The nuns are the worst.

 

6) The Third Sister I: The barbarians are chewing. Chew chew chew all summer long. Blood pools on their plates, just the way they like it. The mothers wear halter tops; the fathers take off their watches; we run barefoot in the street, a thick seam of tar bubbles in the centre of the road and sticks to our feet. There are no boys on this block, except for spindly Johnny Falconi who hides his shovel teeth behind his mother's orange curtains. Girls run rampant, no boy could survive here. We run low to the ground, knees bent, hands dragging like monkey paws so that they don't see us. They are the barbarians. We see them through their haze of cigarettes and BBQ smoke and choked laughter. We watch our backs.

 

7) After Almadovar: What grown man can say that he married his own mother, and that although heartbreak was involved, no-one disapproved?

 

8) St. Elizabeth of the Miracle of the Roses: Anastasia Nagy is on a rampage. The boy, honestly he’s just a boy, they’ve chosen to play Zoltan is horribly unsuitable. It’s like casting Macaulay Culkin to play Heathcliff. She claims she can see the peach fuzz still gleaming on his cheeks. She writes fire and they give her green fruit! She burns up the telephone lines and is truly inconsolable.

 

9) The BBQ Nun: She came to us from Kansas City with smoke in her habit, shorn hair glinting copper. She came with her guitar and her firm belief in penance and her expertise in all things eschatological, although the latter was more of a private preoccupation than a part of her duties at Sacred Heart. She came with her talk of judgement, but there was always a kind of smile on her face and she even made the idea of Hellfire seem like fun.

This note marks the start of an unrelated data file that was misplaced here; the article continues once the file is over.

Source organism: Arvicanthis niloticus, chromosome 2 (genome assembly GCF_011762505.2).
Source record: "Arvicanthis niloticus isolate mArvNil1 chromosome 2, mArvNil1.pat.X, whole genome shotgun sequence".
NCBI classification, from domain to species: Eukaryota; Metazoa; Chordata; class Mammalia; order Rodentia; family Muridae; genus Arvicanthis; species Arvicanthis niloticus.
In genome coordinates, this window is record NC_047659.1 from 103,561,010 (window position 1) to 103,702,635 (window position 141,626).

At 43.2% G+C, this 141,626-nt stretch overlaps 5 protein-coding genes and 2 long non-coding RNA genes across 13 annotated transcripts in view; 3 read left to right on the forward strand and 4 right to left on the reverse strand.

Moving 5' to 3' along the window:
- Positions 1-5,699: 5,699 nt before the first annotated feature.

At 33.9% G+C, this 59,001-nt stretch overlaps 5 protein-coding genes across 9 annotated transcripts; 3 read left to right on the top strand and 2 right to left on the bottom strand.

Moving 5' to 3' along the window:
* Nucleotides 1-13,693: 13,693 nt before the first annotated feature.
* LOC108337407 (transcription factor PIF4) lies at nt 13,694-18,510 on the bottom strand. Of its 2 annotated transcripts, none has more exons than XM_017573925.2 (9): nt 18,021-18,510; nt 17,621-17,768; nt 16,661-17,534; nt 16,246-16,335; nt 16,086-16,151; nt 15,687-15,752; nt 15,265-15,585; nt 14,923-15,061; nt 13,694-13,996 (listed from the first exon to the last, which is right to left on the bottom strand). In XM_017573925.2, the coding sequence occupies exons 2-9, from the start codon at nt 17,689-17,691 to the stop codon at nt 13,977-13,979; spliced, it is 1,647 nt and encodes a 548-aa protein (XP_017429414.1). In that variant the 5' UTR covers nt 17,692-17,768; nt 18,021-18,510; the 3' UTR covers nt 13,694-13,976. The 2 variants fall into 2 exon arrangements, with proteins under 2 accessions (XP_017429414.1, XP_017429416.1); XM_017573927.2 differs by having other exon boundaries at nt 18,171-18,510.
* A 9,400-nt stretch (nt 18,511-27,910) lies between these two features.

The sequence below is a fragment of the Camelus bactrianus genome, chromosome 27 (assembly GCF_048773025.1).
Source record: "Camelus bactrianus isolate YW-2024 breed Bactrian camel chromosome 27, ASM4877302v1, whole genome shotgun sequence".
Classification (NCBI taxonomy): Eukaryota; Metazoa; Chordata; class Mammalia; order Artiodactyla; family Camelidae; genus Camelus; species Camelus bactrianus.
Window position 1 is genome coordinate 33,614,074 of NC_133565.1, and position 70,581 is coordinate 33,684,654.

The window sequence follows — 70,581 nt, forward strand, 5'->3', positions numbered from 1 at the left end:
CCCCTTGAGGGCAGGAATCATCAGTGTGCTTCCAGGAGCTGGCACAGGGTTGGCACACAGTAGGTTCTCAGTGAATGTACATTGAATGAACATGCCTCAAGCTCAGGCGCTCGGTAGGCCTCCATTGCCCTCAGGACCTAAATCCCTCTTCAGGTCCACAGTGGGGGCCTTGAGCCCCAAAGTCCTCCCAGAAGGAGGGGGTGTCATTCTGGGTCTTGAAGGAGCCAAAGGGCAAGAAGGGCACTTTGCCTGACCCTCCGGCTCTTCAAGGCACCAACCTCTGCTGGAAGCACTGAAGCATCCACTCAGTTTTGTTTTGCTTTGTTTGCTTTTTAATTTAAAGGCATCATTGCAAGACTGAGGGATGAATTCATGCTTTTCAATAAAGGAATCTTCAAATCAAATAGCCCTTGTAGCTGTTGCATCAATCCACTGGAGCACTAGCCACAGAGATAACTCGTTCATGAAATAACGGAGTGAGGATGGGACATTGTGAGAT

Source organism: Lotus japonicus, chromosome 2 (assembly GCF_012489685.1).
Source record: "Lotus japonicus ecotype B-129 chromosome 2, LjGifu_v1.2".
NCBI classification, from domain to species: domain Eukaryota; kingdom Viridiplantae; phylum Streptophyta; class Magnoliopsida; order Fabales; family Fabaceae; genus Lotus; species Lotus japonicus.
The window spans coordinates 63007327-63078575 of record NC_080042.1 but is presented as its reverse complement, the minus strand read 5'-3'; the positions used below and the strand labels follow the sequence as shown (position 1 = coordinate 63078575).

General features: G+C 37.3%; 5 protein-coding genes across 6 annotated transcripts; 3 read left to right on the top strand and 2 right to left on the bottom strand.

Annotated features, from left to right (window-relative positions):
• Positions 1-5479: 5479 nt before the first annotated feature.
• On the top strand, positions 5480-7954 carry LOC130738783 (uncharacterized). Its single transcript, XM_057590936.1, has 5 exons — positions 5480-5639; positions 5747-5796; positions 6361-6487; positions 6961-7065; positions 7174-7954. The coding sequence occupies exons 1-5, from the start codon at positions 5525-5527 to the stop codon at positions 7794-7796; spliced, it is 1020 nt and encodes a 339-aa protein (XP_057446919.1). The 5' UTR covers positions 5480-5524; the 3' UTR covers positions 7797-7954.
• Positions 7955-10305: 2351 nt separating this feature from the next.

10) The Third Sister II: The third sister with her bare skull like a crystal ball, but milky blue. When Betty and Lydia want to touch it she makes them pay. Sometime in pennies, sometimes in blood.

 

11) Lawn Boy: They say that if a house is on fire and a woman has to choose between her child and another – her husband, her lover – she will choose the child.

What if I told you I would choose differently?

What do you think of me now?

 

 

For Adoption Papers Write to (and please specify which opening/s):

Zsuzsi Gartner

c/o 1424 Commercial Dr.
PO Box 21513 LITTLE ITALY

VANCOUVER, BC V5L 3X0/V5L 5G2

CANADA

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50. Christmas Comes Early



AUTHORS RELEASE SHORT STORY CHRISTMAS ANTHOLOGY FOR CHARITY

With help of authors across the country, Utah author Michael Young has compiled an anthology of short stories, each based on a different Christmas carol. All the proceeds from the anthology, SING WE NOW OF CHRISTMAS, will be donated to the National Down Syndrome Society, in honor of Michael’s two-year-old son, Bryson, who has Down Syndrome. The anthology is available in paperback and Amazon Kindle formats from Amazon.com.

Christmas carols capture the spirit of Christmas like nothing else, and Sing We Now of Christmas brings beloved carols to life like never before. 

Walk in the footsteps of good King Wenceslas.  Experience anew the bells on Christmas Day. Witness the journey of a soldier who lost his voice as he participates in the miracle of Silent Night.  Experience all this and more in these heartfelt, entertaining tales donated by a team of authors from across the country, teaming together for a good cause.

Covering twenty-five stories--one for every day through Christmas itself--this anthology is ready to become a new advent tradition for your family! 



CreateSpace eStore: https://www.createspace.com/3988322 (More money to charity this way)